Archive for December, 2008

Switched back to Blogger

I’m very sorry to confuse everyone, but I’ve switched back to my previous blog on Blogger again.



I won’t erase this one though (wordpress), just in case.


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The Reader is a book by the German author, Bernhard Schlink.

On his way to school, a 15-year old ill with hepatitis named Michael throws up and is assisted by a stranger old enough to be his mother.

After Michael gets better and pays a visit to the stranger, whose name is Hanna, he and Hanna fall in love with each other. Soon, Michael is obsessed with her and starts visiting her daily at her apartment.
Hanna doesn’t tell Michael a lot about herself, and after Michael betrays her, she disappears.

In part two, Michael is a law student, and Hannah is being tried for a crime regarding the Nazi.
As Michael observes the hearings, he realizes that Hanna has been concealing a secret – one that she considers more shameful than the Nazi ones – all this time.

This was a haunting and mysterious read, yet it is written simply.

The Reader is absorbing and unputdownable. It makes you want to finish it in one quick read.

The story was very wise and you could feel the guilt and perplexity of the protagonist. It leaves you thinking even after you’ve finished the book.

This is a book you should add to your reading list.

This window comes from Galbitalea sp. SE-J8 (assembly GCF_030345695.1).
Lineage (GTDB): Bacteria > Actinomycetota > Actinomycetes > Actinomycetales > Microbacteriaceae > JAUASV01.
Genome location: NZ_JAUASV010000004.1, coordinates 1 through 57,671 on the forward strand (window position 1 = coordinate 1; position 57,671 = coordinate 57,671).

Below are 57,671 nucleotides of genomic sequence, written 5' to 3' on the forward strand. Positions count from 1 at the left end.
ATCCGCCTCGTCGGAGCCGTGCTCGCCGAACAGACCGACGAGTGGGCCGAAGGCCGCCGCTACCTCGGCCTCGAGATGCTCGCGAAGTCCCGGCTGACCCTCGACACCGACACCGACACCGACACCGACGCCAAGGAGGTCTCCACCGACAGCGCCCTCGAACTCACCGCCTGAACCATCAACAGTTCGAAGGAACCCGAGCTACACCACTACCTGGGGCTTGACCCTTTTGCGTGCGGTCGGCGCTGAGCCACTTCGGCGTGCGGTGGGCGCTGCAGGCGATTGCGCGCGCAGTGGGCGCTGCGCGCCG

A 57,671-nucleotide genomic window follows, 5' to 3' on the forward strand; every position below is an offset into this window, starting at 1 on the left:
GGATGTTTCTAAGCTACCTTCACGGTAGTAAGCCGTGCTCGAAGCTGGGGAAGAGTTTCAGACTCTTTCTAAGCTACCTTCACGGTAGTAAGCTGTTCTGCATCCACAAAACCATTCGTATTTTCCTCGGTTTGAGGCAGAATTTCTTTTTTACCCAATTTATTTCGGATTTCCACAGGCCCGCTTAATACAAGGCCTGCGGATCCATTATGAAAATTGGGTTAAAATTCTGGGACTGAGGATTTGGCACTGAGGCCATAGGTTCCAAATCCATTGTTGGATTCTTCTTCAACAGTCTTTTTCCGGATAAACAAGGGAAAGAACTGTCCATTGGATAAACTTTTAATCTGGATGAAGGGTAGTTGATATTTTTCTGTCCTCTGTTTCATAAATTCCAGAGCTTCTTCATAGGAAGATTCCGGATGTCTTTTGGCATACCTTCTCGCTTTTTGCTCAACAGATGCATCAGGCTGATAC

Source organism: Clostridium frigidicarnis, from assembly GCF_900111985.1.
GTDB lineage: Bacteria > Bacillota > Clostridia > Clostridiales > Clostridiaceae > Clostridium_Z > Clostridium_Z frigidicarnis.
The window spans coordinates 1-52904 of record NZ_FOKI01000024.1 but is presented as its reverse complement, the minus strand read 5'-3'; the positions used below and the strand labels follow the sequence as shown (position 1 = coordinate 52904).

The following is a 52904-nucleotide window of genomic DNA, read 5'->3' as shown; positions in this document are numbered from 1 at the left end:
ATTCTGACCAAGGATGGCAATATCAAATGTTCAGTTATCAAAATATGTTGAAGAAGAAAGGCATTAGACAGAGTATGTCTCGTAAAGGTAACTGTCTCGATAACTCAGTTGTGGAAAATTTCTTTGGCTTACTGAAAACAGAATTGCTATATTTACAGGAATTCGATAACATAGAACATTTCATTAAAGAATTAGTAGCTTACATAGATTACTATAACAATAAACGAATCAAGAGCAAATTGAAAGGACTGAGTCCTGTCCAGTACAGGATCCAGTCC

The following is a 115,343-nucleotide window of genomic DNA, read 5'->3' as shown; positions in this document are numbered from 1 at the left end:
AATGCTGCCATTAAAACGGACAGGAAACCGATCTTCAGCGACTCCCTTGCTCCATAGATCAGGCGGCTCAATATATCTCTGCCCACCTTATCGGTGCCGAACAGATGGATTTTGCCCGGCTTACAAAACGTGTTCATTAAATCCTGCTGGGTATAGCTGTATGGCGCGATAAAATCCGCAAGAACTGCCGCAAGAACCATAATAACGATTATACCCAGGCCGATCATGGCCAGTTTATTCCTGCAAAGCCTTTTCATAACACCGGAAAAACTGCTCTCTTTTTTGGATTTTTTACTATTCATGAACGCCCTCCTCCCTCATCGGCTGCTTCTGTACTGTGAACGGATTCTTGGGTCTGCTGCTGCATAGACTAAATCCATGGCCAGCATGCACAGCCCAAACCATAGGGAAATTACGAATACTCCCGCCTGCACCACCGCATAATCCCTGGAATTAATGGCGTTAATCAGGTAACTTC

The story is now a motion picture starring Kate Winslet (Titanic) and Ralph Fiennes.

My rating: 9 ½ (a memorable, worthy read)

Buy at amazon

The Reader movie site

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a new home

I haven’t been posting or responding to your comments lately because we have just moved to The United States the day before yesterday! My father and I are staying at a place called Ithaca in New York state, since he’s coming as a visiting scholar at Cornell University.

I’m very excited to be here and I’m also curious about how different my school will be from that in Sudan. The schools are on holiday here, so we will search for schools after the holiday.

We’re currently staying at my dad’s friend’s house till we get to buy some stuff for our home.

I’ll tell you once we settle.

Oh, and I’m turning 13 today! It sure will be an unforgettable birthday.


sorry, no pictures


I’d like to thank Priscila and Stephie from Argentina very much for remembering my birthday. You are great friends.

I’m also happy for having made friends with Lauren and Mallorie.

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Hello everyone

Ok, this is going to be my new blog.

I’ve imported all my previous posts from Blogger and I will continue to update this one.



note: my previous blog was http://zawan.blogspot.com/

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CNN Business Traveller: reading

This month’s edition of CNN Business Traveller (hosted by Richard Quest) is about reading and books: the things I’m most interested in!

I watched it twice on TV, and it was very good. Anybody who is a traveller or an avid reader (or both) should watch this edition.

It will introduce you to some historical bookshops such as Shakespeare & Company (in London).

It compared the new books of the future: Sony’s e-Reader and Amazon’s Kindle. And 3 city guides were laid side-by-side to see which one showed you the most exceptional of places.

Did you know what “readers in residence” and “writers in residence” mean?

You can watch the 30-minute show below.

Visit the CNN Business Traveller site to learn more and know when the show airs.



Embedded video from CNN Video

Embedded video from CNN Video